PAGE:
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William Blake

Read through the most famous quotes from William Blake

When nations grow old the Arts grow cold And commerce settles on every tree

— William Blake

#business #modernity #art

The apple tree never asks the beech how he shall grow, nor the lion, the horse, how he shall take his prey.

— William Blake

#pluralism #marriage

May God us keep From Single vision and Newton's sleep.

— William Blake


But when he has done this, let him not say that he knows better than his master, for he only holds a candle in sunshine.

— William Blake


Enlightenment means taking full responsibility for your life.

— William Blake

#light #life

A robin redbreast in a cage Puts all heaven in a rage.

— William Blake

#inspirational #inspirational

Enthusiastic admiration is the first principle of knowledge and the last

— William Blake


The thankful receiver bears a plentiful harvest.

— William Blake

#bears #harvest #plentiful #receiver #thankful

Thou art a man God is no more Thy own humanity Learn to adore

— William Blake

#spiritual #art

Man has no Body distinct from his soul; for that called Body is a portion of a Soul discerned by the five senses, the chief inlets of Soul in this age.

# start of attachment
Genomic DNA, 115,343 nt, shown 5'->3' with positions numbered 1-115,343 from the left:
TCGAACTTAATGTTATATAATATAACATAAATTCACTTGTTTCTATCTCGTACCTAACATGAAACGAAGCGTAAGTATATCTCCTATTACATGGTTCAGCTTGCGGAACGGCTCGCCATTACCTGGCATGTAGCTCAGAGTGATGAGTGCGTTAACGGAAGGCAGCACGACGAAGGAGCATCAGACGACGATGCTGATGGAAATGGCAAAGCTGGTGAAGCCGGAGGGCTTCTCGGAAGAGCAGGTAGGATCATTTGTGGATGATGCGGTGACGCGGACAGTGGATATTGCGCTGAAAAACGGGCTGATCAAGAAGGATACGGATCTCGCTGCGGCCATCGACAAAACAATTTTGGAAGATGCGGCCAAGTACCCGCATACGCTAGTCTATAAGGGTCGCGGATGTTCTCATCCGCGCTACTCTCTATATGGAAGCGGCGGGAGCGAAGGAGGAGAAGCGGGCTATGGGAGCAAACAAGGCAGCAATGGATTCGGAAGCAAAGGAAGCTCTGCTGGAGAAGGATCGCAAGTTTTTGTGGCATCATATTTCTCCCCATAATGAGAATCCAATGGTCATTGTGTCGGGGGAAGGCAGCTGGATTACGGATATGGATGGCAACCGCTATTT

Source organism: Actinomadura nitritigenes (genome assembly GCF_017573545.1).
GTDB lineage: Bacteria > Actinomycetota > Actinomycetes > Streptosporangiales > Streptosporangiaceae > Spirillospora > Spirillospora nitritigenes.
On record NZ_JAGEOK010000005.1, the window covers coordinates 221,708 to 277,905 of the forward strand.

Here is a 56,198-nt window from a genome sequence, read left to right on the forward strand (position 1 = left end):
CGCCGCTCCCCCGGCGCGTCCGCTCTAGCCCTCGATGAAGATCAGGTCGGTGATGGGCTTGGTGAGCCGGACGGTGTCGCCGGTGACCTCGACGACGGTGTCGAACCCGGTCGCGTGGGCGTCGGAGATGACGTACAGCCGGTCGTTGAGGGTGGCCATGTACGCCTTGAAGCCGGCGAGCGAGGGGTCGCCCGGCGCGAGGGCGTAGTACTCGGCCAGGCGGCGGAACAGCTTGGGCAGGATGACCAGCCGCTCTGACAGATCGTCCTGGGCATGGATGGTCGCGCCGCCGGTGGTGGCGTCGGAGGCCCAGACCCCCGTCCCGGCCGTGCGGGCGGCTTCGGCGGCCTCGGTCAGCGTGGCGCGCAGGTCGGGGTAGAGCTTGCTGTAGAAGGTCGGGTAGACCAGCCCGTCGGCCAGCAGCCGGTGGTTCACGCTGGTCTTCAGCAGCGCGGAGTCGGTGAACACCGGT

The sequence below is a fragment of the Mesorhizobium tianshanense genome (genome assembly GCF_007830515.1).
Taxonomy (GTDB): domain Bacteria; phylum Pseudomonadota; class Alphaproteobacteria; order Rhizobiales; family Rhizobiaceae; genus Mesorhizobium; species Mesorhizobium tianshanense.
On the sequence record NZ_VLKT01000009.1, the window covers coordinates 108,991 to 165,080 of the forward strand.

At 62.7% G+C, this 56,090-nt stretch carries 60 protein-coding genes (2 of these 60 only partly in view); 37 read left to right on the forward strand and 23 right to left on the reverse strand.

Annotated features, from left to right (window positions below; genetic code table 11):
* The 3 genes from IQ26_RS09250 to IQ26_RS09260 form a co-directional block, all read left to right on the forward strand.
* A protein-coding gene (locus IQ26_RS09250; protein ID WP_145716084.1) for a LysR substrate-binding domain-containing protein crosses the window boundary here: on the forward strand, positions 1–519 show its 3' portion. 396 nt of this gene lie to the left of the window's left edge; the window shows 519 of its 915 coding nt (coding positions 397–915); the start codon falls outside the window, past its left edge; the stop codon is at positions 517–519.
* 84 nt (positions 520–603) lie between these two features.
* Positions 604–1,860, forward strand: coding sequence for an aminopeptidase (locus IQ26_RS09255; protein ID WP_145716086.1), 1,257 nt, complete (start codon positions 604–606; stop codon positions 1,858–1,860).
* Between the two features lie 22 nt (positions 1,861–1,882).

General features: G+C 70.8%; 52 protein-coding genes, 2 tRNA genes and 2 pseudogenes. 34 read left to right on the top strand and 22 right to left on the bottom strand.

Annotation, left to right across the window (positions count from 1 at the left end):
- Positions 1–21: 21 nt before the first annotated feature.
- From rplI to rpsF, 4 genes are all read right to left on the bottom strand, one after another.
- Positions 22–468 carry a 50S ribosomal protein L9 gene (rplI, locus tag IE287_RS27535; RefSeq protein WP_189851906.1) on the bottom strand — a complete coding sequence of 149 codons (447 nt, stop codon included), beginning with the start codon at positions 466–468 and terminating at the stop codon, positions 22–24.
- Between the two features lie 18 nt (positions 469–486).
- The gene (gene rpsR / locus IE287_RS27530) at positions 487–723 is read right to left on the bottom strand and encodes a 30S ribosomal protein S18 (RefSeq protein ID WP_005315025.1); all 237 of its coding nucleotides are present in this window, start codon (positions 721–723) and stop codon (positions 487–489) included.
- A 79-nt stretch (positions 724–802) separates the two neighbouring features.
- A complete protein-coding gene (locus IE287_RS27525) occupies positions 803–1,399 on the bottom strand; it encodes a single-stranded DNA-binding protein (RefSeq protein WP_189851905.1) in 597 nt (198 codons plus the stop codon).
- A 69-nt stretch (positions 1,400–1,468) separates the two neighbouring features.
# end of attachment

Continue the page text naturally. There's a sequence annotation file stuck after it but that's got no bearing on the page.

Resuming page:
— William Blake

#soul #age

About William Blake

William Blake Quotes

Did you know about William Blake?

Largely unrecognised during his lifetime Blake is now considered a seminal figure in the history of the poetry and visual arts of the Romantic Age. A more recent (and very short) study William Blake: Visionary Anarchist by Peter Marshall (1988) classified Blake and his contemporary William Godwin as forerunners of modern anarchism. In Visions Blake writes:

In the 19th century poet and free love advocate Algernon Charles Swinburne wrote a book on Blake drawing attention to the above motifs in which Blake praises "sacred natural love" that is not bound by another's possessive jealousy the latter characterised by Blake as a "creeping skeleton".

His paintings and poetry have been characterised as part of the Romantic movement and "Pre-Romantic" for its large appearance in the 18th century. Reverent of the Bible but hostile to the Church of England – indeed to all forms of organised religion – Blake was influenced by the ideals and ambitions of the French and American revolutions as well as by such thinkers as Jakob Böhme and Emanuel Swedenborg. Despite these known influences the singularity of Blake's work makes him difficult to classify.

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